In the publication Wharton Esherick Studio & Collection, former WEM Curator Paul Eisenhauer draws a connection from Esherick’s iconic Library Ladder back to Doris, a small plaster sculpture. Eisenhauer describes Doris as Esherick’s “1920 Steiner-influenced sculpture, a dancer, her gown spiraling about her, one arm bent at the waist, the other raised to the sky with fingers pulling the power of heaven to Earth.” The subject of this small study, the dancer Doris Canfield, is in a spiraling pose born out of eurythmy, the expressive dance form based on the philosophies of Rudolph Steiner. Though made some forty years apart, Library Ladder and Doris share an essential gesture that was critical to Steiner’s philosophy — the spiral or twist — that highlights the relationship between the figure and Esherick’s furniture.
As a regular visitor to the Gardner Doing Dance Camp, Esherick observed dancers like Canfield exploring eurythmy, Rhythmic dance, and other modern dance forms. His wife Letty also danced, sometimes holding classes at their home in Paoli. At times, Esherick joined in with the dance. Otherwise, he was sketching away, attempting to capture bodies in motion. Esherick always loved to draw; according to his mother, he would fill up any spare scrap of paper in the house. With degrees in Painting and Drawing from the Pennsylvania Museum School of Industrial Art (now the University of the Arts) and the Pennsylvania School of the Fine Arts, figure study was prominent in Esherick’s artistic training. The desire to draw the human body never left him, even when his ambitions turned to furniture and functional forms.
The Museum’s collection contains thousands of drawings. While some of these are plans for furniture and others capture the landscape, the majority of these pages are filled with figures. Casual sketches capture a friend asleep on the beach or settled in a chair, giving time for a more detailed drawing, but many pages fill up with glimpses of figures in motion. About half the museum’s works on paper collection are drawings from the Hedgerow Theatre, where Esherick would draw the actors and sets during rehearsals and performances, sometimes on the program booklets themselves. Esherick would capture actors in motion with just a few essential marks. In confident, skilled drawings filled with Esherick’s trademark sense of humor and big personality, we see both full figures and portraits depicting the characters he saw on stage.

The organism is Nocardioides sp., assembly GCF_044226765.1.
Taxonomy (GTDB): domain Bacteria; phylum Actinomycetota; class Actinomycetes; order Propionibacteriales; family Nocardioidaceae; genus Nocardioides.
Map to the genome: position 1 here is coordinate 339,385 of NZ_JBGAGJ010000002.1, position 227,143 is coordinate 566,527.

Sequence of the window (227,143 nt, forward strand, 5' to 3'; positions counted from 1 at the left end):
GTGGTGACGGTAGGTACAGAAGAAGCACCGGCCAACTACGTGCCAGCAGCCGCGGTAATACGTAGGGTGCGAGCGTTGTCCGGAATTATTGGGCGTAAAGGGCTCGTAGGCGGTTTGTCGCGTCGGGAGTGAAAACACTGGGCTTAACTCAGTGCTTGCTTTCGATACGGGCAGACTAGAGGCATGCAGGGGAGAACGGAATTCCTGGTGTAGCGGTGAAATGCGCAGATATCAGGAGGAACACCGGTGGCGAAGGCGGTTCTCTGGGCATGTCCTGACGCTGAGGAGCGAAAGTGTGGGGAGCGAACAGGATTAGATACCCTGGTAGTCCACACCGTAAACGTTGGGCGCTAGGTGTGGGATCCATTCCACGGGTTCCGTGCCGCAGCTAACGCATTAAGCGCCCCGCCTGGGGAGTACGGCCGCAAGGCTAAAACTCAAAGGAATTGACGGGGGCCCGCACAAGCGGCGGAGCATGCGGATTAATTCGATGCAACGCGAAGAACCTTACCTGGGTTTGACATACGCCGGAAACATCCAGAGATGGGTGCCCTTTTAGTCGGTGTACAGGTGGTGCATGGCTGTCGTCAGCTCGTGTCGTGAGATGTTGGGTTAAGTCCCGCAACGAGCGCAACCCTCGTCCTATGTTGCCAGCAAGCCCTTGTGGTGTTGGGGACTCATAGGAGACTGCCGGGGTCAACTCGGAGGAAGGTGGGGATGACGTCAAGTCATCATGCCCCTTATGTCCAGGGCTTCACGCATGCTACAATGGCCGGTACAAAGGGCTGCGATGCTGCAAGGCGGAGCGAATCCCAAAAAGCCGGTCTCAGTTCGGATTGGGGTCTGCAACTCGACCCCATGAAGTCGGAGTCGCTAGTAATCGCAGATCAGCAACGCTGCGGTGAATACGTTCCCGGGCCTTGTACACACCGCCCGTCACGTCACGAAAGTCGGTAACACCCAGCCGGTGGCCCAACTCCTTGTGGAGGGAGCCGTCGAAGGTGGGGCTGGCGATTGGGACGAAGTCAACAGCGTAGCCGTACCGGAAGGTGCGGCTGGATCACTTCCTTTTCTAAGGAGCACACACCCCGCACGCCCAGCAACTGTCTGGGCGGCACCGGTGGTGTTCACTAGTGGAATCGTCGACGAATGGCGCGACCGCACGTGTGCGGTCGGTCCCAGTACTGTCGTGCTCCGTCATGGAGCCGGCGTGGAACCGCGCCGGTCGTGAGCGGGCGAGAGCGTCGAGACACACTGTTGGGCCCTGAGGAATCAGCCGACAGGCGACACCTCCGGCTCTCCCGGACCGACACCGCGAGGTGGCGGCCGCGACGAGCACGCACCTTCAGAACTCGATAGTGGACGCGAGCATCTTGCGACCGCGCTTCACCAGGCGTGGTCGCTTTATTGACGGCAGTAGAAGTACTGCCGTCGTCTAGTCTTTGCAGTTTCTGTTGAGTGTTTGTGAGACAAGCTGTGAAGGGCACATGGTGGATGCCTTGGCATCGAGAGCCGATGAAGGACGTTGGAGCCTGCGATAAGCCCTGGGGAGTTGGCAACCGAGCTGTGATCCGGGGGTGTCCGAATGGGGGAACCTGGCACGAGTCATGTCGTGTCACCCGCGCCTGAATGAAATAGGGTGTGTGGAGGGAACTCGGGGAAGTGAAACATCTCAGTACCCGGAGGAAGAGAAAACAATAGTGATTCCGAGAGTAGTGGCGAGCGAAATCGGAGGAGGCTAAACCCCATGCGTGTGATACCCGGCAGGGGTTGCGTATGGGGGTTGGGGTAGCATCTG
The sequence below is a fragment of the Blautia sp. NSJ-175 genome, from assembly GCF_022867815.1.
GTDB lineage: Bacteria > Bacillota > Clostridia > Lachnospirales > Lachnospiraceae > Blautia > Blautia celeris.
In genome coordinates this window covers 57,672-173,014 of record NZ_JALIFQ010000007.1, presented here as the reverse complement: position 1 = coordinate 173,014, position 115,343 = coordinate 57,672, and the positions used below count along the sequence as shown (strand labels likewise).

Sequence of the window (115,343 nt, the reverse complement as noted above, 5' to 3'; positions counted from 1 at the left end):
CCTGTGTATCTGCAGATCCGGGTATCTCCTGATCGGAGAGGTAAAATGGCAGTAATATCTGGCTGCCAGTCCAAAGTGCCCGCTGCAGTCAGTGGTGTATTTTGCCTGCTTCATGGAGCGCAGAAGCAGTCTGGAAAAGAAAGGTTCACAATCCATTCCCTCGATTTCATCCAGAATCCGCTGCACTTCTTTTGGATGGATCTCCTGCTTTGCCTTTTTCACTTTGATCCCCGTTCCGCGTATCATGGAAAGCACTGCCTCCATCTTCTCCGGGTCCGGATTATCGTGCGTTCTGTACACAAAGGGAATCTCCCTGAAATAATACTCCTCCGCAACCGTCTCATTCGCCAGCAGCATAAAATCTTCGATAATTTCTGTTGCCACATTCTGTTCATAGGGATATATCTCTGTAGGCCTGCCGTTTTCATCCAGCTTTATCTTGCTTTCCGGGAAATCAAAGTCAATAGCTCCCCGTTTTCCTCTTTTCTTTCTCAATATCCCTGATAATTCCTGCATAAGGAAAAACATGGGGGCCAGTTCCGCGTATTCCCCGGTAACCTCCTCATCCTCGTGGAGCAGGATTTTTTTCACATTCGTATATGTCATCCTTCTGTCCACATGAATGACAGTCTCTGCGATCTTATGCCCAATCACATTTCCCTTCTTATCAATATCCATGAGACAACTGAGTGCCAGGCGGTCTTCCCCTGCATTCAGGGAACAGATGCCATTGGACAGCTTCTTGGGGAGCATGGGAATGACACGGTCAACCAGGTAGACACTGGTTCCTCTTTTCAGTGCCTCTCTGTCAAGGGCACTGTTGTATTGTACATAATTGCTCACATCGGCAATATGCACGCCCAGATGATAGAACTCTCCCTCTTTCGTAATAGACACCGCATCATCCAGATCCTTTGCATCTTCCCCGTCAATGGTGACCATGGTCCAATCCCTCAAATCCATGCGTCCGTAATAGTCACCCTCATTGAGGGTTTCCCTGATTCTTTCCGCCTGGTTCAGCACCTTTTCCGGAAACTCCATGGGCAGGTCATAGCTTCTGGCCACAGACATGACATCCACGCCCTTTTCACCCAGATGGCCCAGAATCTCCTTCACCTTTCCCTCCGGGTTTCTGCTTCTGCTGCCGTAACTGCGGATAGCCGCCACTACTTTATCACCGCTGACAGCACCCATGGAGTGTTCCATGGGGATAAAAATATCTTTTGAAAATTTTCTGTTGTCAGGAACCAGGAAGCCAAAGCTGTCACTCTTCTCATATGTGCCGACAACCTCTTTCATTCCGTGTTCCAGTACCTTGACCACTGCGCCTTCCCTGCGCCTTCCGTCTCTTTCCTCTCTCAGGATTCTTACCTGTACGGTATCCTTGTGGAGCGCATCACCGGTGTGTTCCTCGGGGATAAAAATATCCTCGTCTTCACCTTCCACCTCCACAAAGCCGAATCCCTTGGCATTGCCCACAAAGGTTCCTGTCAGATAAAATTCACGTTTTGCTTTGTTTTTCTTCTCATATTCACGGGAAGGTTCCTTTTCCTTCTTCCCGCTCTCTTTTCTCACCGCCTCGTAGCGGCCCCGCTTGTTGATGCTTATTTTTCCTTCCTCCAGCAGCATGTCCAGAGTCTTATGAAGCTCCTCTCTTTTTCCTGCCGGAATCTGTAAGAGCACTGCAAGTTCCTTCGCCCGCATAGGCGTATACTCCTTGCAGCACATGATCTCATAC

Esherick’s regular sketching of the figure is rare for furniture designers. This drawing practice likely had a significant impact on the forms he created, continually honing his abilities with line weight and quality, proportion, and paring down form to a few sparse marks.
A figure drawing class is centered around making quick, gestural sketches:
Draw a figure in 10 minutes.
Draw a figure in 5 minutes.
Draw a figure in 1 minute.
Draw a figure in 10 seconds.
As you might imagine, the goal of a 10-second gesture drawing is to get down to the essence of the pose. The curve of the spine, tilt of the hips, a firmly planted leg, distilled in a single line. While not all of Esherick’s drawings remained so unfinished, each manages to capture something essential about physicality. In Esherick’s woodwork, we see those honed drawing skills return within the curves of the furniture itself.
Speaking at an Annual Party gathering at the Museum, composer George Rochberg described Esherick’s furniture as “classical,” moving away from objects disguised by decoration to essential, universal forms. Esherick’s interest in getting to the root of what makes something transcendent — a chair or a body — brings the artist’s life drawing and furniture practices perfectly in sync with one another.
Post written by Communications & Special Programs Manager, Katie Wynne.